sheer poetry: 5 tips to bring ALL your writing alive
October 8, 2009
Today is National Poetry Day, and the poets of Britain are busy spreading the word around schools, community centres and reading venues. Poetry is largely about the joy of language: ways to make it hop and skip. But the poets also know all about how to make words work. Poems have to be convincing. A lot of the tools poets use, which are thousands of years old, are also used by political speech-writers, advertising companies and other highly influential types.
So I thought I’d celebrate National Poetry Day by sharing some of the best tools in a poet’s toolkit, to help you really get your messages across.
1. Keats said: “load every rift of your subject matter with ore.” He meant that what you write should carry as much meaning as it can. And he was saying it to no less than Shelley, so basically it has to be true. In other words: make all your words pull their weight! Don’t send an empty cart to the top. If a phrase, or sentence, or paragraph, isn’t full of content, cut it. Or fill it.
2. Poetry is all about images. Images are about making people see things – things like ore, and carts. Think about it: when people say, “Oh, I see,” they mean: “I understand.” Create a picture they can see in their heads: a smiling customer, a bulging case file. Namecheck colours. Tell them something they can imagine. If you can put your ideas across in a visual way, people will absorb the information more easily. Guaranteed. (This works for all the senses, by the way. “Sense” means understanding too.)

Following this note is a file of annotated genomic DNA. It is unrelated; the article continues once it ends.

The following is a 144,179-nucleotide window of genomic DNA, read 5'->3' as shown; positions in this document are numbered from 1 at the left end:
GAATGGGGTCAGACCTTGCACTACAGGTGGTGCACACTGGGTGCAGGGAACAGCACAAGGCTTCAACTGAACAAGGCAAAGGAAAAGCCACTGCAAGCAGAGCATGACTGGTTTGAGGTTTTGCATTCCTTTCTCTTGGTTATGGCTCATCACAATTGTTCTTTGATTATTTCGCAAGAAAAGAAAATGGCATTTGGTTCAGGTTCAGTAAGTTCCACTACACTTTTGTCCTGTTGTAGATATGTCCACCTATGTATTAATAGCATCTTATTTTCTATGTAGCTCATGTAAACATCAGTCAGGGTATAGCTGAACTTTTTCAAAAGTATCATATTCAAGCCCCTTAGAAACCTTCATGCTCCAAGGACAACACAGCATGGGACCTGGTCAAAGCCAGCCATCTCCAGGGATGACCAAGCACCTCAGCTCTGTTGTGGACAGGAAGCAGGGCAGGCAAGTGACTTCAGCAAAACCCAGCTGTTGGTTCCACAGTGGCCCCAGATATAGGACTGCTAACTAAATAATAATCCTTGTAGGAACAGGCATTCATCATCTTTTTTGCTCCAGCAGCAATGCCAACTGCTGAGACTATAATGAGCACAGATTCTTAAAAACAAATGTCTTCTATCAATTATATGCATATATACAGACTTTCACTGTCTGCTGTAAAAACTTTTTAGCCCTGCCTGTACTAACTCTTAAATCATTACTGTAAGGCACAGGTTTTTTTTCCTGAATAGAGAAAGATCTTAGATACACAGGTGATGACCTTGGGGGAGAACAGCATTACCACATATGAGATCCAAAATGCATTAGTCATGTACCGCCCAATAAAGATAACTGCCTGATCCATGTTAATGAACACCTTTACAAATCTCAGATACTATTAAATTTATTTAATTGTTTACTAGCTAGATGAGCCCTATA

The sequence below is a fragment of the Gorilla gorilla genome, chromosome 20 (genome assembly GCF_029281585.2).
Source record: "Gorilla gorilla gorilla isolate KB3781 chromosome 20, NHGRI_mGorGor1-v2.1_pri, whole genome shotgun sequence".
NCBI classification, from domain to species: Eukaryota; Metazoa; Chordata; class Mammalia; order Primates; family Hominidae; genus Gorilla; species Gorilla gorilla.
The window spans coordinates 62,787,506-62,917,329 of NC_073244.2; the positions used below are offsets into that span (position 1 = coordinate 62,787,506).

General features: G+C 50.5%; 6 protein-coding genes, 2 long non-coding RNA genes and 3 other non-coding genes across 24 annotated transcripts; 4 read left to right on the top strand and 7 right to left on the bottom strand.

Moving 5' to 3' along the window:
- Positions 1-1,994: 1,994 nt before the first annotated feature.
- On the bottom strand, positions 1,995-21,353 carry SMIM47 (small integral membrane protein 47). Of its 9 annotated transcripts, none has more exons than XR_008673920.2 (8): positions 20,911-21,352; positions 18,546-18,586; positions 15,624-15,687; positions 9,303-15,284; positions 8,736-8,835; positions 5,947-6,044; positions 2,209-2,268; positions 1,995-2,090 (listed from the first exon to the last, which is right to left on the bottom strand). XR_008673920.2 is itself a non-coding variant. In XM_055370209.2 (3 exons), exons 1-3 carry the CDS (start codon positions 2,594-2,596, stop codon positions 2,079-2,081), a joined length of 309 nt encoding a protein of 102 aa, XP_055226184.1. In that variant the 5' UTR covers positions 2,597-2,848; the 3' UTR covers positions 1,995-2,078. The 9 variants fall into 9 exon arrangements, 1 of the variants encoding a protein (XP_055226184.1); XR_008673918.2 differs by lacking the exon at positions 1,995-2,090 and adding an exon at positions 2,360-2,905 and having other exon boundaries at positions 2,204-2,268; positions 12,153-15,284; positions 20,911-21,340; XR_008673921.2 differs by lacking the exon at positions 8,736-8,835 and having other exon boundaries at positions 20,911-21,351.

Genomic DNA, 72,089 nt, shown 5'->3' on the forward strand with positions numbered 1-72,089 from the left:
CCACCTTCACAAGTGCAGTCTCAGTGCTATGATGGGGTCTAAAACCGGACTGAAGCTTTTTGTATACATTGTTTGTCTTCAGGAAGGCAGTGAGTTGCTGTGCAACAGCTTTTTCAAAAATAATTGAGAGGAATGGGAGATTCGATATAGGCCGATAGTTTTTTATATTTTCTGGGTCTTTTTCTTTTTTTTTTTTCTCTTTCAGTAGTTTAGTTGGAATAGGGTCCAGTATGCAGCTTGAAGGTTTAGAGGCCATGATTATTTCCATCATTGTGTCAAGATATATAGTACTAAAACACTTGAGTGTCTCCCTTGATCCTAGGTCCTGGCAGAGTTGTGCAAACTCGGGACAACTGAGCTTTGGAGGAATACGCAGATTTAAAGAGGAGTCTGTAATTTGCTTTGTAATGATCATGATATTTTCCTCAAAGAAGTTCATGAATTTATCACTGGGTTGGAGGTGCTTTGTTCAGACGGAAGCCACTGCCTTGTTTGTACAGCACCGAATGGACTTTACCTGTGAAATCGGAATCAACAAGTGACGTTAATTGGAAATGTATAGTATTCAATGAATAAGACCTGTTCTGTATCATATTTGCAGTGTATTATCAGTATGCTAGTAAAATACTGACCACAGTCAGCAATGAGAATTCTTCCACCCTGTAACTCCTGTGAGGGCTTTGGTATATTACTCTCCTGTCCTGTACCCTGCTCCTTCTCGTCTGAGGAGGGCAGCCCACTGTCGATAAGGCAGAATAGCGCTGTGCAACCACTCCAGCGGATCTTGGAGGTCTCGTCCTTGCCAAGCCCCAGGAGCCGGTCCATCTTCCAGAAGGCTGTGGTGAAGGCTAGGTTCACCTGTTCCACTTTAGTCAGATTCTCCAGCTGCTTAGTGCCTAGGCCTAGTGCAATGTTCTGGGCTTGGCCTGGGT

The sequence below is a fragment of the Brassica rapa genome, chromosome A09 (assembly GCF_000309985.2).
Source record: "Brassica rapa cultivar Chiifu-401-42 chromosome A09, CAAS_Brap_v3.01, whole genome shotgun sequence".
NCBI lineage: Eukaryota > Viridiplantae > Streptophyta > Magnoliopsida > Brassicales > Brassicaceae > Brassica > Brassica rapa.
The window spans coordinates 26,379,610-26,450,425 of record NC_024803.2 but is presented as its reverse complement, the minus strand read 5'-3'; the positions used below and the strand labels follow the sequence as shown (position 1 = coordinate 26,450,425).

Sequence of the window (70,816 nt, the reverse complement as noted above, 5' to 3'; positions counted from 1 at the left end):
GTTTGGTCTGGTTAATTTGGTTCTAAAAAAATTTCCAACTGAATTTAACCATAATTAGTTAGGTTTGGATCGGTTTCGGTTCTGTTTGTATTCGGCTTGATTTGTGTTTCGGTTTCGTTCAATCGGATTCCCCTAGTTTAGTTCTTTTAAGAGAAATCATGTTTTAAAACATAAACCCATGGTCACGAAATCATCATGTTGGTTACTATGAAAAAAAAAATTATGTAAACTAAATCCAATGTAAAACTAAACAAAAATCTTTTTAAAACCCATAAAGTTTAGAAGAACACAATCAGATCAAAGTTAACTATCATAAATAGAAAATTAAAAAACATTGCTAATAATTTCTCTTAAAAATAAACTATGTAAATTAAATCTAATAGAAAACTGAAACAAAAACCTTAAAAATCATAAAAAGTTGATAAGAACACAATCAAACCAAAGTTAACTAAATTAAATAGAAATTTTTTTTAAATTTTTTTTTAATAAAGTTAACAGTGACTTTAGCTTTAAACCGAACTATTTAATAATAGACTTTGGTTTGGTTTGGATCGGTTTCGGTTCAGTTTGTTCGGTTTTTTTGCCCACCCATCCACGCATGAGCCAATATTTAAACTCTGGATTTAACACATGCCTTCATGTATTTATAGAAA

3. “Show, don’t tell.” This is one of the first things you hear in a creative writing workshop. It’s the Golden Rule. It means, don’t just list facts, use examples. Find a case study. More single mothers in work? “Samantha was never so happy as the day she started her new job as a GP surgery receptionist…”
4. Repetition can be bad, but it is also good. It’s good because it’s a way of emphasising your most compelling point. It’s good because it can hammer your point home. It’s good because it is a tool for persuasion – and persuasion is what most writing is about.
5. “A poem should be a closed system,” said WH Auden. In other words, it should be a self-contained unit. The rhetorical term James Joyce used for this is integritas, meaning that the poem – or your report – should contain what belongs to it it, and nothing else. It should have its own integrity. What does this mean to you? It means stick to your point. It means say everything you have to say, and nothing more. Don’t think your report about cutting marketing costs is a good place to start talking about internal communications strategies. Let each paper be whole, and let each paper be itself. They’ll all be much better papers.
And you know what? There’s a bonus. Because the thing about a really great poem is, it makes the reader feel as if you’re telling them something they knew all along, but didn’t know how to say it. I think that’s what ads are about, and even end-of-quarter reports to that difficult head of department. And if you load your paper with ore, make it carry its weight, cut the verbiage, use examples, emphasise your main point and create a little self-contained, convincing unit, you’ll do just that.
Here’s to poetry, then!